HORACE GREELEY - AUTOGRAPH LETTER SIGNED 04/22/1866 - HFSID 1792
HORACE GREELEY Horace Greeley wrote this letter on New York Tribune stationery in 1866 to turn down an invitation to speak at a fair. Greeley was the founder and editor of the New York Tribune. Autograph letter signed "Horace Greeley". Pencil notations on verso in unknown hand.
Sale Price $2,060.00
Horace Greeley wrote this letter on New York Tribune stationery in 1866 to turn down an invitation to speak at a fair. Greeley was the founder and editor of the New York Tribune.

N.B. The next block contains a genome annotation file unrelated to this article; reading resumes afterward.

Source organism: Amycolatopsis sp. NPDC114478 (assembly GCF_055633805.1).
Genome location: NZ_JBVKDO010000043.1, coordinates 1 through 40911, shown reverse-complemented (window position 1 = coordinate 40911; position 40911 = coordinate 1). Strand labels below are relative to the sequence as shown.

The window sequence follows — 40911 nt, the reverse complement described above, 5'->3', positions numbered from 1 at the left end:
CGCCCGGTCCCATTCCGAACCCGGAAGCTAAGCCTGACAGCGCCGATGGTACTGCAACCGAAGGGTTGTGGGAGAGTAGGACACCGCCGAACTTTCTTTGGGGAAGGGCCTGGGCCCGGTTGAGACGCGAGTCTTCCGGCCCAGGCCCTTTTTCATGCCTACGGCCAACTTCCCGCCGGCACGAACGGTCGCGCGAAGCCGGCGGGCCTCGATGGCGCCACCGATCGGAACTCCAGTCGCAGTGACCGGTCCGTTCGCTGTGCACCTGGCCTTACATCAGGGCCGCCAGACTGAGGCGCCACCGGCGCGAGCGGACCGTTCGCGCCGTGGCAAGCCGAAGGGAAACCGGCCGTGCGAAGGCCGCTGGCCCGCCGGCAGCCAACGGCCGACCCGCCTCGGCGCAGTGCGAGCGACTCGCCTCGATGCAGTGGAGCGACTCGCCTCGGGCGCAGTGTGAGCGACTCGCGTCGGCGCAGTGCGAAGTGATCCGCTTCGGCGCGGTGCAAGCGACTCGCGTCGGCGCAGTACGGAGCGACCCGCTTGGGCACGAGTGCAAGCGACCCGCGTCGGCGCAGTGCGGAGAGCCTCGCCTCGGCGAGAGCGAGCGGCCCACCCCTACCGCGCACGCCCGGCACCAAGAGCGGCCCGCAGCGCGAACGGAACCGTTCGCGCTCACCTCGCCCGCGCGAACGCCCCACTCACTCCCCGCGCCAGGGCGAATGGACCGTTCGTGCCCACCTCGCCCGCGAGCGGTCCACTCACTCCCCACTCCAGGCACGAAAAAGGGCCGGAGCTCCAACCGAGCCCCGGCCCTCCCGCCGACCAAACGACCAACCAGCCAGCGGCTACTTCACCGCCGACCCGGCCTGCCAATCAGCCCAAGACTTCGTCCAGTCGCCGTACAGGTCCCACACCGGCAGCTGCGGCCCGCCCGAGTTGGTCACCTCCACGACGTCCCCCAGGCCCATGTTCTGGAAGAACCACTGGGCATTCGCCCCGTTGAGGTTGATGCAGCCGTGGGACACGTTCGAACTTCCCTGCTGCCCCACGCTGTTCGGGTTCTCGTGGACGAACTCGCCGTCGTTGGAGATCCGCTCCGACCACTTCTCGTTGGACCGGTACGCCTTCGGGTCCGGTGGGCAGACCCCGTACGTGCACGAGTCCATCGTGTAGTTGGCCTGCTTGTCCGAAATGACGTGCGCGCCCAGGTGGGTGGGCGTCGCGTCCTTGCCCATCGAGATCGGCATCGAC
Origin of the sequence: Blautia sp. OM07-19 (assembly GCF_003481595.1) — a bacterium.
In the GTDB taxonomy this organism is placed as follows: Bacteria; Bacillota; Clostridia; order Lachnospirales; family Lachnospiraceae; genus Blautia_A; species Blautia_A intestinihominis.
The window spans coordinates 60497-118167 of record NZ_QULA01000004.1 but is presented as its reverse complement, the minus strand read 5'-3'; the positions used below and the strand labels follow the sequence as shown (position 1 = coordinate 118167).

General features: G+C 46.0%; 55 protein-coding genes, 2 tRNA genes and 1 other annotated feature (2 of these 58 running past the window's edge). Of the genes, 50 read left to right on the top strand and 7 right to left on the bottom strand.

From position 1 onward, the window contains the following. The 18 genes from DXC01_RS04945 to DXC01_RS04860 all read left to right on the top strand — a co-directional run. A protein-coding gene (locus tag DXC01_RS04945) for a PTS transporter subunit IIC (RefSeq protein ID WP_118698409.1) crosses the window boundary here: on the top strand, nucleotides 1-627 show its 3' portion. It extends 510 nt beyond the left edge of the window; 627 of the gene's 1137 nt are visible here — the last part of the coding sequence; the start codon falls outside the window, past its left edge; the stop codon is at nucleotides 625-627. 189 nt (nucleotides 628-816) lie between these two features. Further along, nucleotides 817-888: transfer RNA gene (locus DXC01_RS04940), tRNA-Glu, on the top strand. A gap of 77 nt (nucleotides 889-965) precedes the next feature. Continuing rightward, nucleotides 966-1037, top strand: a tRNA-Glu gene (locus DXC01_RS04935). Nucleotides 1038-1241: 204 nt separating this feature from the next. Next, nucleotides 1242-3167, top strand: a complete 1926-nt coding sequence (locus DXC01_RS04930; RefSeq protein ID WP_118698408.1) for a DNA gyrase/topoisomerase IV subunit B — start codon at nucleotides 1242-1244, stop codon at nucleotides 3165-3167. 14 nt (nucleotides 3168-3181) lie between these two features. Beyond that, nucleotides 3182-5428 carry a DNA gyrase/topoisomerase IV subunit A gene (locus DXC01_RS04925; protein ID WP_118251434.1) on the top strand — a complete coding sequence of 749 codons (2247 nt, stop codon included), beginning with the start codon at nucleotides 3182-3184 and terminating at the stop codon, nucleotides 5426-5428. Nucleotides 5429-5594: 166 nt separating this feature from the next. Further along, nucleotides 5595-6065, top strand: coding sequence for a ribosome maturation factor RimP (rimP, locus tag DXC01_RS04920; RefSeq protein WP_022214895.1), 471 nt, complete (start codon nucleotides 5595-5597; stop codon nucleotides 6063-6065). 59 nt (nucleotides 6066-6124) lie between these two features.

Autograph letter signed "Horace Greeley". Pencil notations on verso in unknown hand. 1 page, 5x8¼, on New York Tribune stationery. April 22, 1866. Addressed to R. V. March, Esq., Brouden, Vermont. In full: "Dear Sir: I would like much to attend and speak at your fair; but I fear that may not be. I cannot leave this city and reach you the same day; so it will con-sume at least two days to do you're your ask; and time [illegible] very precious with me, with a desperate politi-cal struggle just opening. I would, therefore, that you must excuse for me for this year. Yours,". Greeley (1811-1872, born in Amherst, New Hampshire) founded the New York Tribune in 1841 and edited it until his death. His newspaper, competitive in price with the "penny press" but less sensational, was the first to give its writers individual by-lines and the first with a literary and book review department. The Tribune had wide readership and influence, and many of his editorial quips - like "Go West, young man" - became famous. He was steadfast in support of many causes, such as antislavery, temperance, and the rights of labor, but he could be mercurial at times. (His swift reversal of opinion on the secession of the southern states is reflected in two 1861 Tribune editorials: Go in Peace, Errant Sisters, followed shortly by On to Richmond) He served as a Whig in Congress for three months (1848-1849) to fill a vacancy and did not seek reelection. As the Democratic and Liberal Republican parties' presidential nominee in 1872, he was defeated by President Ulysses S. Grant, who was seeking reelection. On Nov. 28, 1872, just 23 days after the election, Greeley, worn out by the grueling campaign, died at the age of 61. Lightly toned, stained, soiled and creased. Neatly torn from binding at left edge. Folded once vertically and twice horizontally. Otherwise in fine condition.
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